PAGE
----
In <9308262223(_dot_)AA20119(_at_)itgmsm> sukvg(_at_)microsoft(_dot_)com
I have had a few discussions on how useful it would be to have specific
content-type application subtypes that define the application that the data
are intended for, and I agree with Steve's comment that it is infact very
useful to know what the "incomprehensible gook" is when we get it, but that
it should not require that a MIME reader have to support displaying it
without any help.
A quick look at this seems to imply that the following information needs to
be carried in some field, (i.e. subtype):
Application Name == Application that the data are intended for
Environment == i.e. DOS, Windows, OS2 version of the product
Version Number == The product version number for that environment.
An example might look like this for an application called "FOO" where FOO is
the subtype of the application content type, and the Environment and Version
are parameters of this subtype.
Intended for a DOS version of this product
Application\FOO; Environment="DOS"; Version="3.24a"
Intended for a Windows version of this product
Application\FOO; Environment="WINDOWS"; Version="5.12"
We considered these possibilities as well in our implementation but came to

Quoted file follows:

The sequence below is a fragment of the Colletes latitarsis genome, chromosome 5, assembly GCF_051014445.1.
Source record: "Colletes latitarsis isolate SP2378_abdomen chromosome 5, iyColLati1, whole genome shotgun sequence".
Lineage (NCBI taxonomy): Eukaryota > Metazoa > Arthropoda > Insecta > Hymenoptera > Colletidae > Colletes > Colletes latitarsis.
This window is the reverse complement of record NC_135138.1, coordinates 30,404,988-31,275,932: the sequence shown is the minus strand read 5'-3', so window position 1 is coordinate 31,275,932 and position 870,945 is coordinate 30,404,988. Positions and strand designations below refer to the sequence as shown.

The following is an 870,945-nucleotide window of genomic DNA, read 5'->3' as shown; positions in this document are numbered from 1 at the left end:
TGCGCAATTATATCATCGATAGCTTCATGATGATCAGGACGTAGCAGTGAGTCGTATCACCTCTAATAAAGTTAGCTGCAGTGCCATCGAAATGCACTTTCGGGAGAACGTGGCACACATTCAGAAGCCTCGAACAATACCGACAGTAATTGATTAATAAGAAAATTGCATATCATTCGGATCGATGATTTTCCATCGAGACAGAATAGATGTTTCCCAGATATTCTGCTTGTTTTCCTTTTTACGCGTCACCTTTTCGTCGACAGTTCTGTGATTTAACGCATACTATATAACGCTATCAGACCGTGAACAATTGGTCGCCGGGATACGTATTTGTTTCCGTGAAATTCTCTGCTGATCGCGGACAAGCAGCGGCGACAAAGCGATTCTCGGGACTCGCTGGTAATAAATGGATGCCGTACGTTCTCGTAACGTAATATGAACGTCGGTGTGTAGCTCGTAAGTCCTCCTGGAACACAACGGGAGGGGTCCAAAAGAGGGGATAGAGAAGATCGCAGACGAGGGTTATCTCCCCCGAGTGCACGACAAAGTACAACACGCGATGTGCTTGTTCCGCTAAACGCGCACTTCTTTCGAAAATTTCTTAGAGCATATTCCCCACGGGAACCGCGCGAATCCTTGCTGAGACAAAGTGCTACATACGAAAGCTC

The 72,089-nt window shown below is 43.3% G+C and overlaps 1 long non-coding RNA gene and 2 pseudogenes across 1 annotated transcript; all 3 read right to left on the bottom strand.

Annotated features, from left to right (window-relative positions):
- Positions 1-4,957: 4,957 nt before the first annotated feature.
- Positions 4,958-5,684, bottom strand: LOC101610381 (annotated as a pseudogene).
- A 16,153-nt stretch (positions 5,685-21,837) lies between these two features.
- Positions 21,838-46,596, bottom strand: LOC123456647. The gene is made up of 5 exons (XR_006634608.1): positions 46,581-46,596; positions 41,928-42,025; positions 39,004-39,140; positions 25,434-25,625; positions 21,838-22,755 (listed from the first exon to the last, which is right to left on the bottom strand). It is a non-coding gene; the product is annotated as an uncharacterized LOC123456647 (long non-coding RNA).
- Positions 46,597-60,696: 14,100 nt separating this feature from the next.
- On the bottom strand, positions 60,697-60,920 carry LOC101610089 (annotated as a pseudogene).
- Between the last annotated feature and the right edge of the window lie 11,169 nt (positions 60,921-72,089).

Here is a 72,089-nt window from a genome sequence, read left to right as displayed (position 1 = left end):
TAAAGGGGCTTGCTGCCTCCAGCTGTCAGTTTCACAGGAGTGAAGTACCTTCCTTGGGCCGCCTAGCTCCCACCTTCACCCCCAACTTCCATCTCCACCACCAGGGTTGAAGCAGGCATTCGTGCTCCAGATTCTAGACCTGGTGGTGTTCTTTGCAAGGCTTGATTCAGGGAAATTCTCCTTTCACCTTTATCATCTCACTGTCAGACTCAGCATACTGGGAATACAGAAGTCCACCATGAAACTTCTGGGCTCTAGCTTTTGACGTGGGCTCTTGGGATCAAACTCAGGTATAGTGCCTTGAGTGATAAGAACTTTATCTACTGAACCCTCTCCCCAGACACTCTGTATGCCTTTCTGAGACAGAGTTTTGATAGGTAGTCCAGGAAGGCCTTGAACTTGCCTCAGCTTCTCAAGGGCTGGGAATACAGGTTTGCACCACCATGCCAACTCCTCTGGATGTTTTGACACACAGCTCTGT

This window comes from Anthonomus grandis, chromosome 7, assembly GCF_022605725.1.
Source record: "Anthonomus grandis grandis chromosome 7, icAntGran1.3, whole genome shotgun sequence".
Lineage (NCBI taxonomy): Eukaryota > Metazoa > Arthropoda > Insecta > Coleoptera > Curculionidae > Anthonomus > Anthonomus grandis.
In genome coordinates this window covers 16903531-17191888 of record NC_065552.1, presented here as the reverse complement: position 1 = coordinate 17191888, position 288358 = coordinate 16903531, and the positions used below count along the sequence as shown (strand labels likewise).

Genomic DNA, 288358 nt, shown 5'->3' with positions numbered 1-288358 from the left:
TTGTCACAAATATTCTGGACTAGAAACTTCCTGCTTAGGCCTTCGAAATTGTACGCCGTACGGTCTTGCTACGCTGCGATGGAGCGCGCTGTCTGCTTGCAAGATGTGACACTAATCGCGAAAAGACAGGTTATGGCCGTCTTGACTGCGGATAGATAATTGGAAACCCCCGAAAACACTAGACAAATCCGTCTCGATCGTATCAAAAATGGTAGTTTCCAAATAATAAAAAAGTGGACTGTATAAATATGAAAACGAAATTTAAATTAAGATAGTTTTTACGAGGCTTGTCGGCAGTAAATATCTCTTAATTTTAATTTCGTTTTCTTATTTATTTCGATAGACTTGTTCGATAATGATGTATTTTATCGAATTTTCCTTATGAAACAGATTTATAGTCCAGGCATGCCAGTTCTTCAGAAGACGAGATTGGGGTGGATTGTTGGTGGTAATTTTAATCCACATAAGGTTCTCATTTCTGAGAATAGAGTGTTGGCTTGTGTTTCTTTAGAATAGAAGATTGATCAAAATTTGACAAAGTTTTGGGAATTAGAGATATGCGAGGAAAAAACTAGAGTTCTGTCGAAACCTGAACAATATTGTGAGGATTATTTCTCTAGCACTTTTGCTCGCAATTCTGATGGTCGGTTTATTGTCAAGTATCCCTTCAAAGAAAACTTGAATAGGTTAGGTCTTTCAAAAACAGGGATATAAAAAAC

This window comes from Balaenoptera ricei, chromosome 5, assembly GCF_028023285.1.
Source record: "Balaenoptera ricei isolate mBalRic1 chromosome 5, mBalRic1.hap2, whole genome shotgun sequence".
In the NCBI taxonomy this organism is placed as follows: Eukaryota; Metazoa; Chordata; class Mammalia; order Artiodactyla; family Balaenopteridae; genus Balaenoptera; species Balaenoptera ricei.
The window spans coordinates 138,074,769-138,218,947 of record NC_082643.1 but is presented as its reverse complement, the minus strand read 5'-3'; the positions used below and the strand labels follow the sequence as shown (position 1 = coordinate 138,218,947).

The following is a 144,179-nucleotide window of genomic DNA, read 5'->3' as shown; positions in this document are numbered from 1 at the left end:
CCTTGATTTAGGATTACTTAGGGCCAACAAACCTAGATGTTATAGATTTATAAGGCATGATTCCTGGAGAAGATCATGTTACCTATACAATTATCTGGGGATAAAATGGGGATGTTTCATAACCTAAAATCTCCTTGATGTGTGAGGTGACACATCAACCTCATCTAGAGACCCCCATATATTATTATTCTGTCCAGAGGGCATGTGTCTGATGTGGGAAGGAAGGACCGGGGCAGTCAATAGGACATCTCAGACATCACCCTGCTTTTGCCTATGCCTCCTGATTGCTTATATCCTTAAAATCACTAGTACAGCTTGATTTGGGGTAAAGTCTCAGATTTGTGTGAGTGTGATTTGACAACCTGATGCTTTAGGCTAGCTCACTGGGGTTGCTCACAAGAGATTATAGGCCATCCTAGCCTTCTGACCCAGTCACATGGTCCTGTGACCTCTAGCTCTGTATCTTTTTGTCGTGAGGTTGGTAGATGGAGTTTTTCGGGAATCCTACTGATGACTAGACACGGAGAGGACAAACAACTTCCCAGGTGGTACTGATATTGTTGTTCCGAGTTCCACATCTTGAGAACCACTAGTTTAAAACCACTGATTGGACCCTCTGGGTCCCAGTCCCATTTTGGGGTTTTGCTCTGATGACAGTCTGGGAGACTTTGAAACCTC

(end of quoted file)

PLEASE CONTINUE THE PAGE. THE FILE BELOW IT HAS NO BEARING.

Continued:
the conclusion that overqualifying the items in the headers really didn't help
a mime reader much. As an implementer, we could never hope to correctly
identify all the different types/environments/versions out there, and adding
these fields to the headers implies that the reader ought to know what's
relevant in (at least some) cases.
Personally, I think a better approach is to follow the current registration
procedures for MIME types, and let people that know the data files decide when
a type is portable by defining a new application subtype for filetypes that
are going to be portable. If wordperfect (for example) is deemed to be a
useful document type, and version x.1 documents are not compatible with
version y.2, then register a different subtype for each, and let the MIME
UAs pass them through the same type of generic viewer/lookup process we
do now. I think we get the desired functionality without changing the MIME
structure. For those packages that already implement the same format across
platforms, only one subtype would be needed and the generic MIME UA
neither knows nor cares. If the format is portable, I don't think the platform
or version would be of concern to either a user or UA.
For now we're going to do it that way, while adding the kludge to check
the ;NAME= to try and handle the exceptions by looking for .EXTensions.